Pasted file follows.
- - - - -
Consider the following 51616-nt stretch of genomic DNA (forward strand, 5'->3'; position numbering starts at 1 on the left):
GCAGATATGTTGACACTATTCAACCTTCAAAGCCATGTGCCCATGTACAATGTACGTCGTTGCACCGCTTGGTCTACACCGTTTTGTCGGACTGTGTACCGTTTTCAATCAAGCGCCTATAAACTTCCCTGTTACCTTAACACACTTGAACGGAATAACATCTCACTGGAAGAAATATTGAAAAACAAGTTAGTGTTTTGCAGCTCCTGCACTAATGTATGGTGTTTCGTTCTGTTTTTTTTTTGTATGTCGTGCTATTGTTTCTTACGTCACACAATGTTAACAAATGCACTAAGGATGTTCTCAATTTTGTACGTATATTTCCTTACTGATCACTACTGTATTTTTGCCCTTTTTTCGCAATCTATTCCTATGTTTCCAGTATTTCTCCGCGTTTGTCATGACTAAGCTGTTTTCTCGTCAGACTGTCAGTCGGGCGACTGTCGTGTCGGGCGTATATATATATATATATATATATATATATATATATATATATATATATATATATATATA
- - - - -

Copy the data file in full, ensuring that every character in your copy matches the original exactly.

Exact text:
Consider the following 51616-nt stretch of genomic DNA (forward strand, 5'->3'; position numbering starts at 1 on the left):
GCAGATATGTTGACACTATTCAACCTTCAAAGCCATGTGCCCATGTACAATGTACGTCGTTGCACCGCTTGGTCTACACCGTTTTGTCGGACTGTGTACCGTTTTCAATCAAGCGCCTATAAACTTCCCTGTTACCTTAACACACTTGAACGGAATAACATCTCACTGGAAGAAATATTGAAAAACAAGTTAGTGTTTTGCAGCTCCTGCACTAATGTATGGTGTTTCGTTCTGTTTTTTTTTTGTATGTCGTGCTATTGTTTCTTACGTCACACAATGTTAACAAATGCACTAAGGATGTTCTCAATTTTGTACGTATATTTCCTTACTGATCACTACTGTATTTTTGCCCTTTTTTCGCAATCTATTCCTATGTTTCCAGTATTTCTCCGCGTTTGTCATGACTAAGCTGTTTTCTCGTCAGACTGTCAGTCGGGCGACTGTCGTGTCGGGCGTATATATATATATATATATATATATATATATATATATATATATATATATATATATATA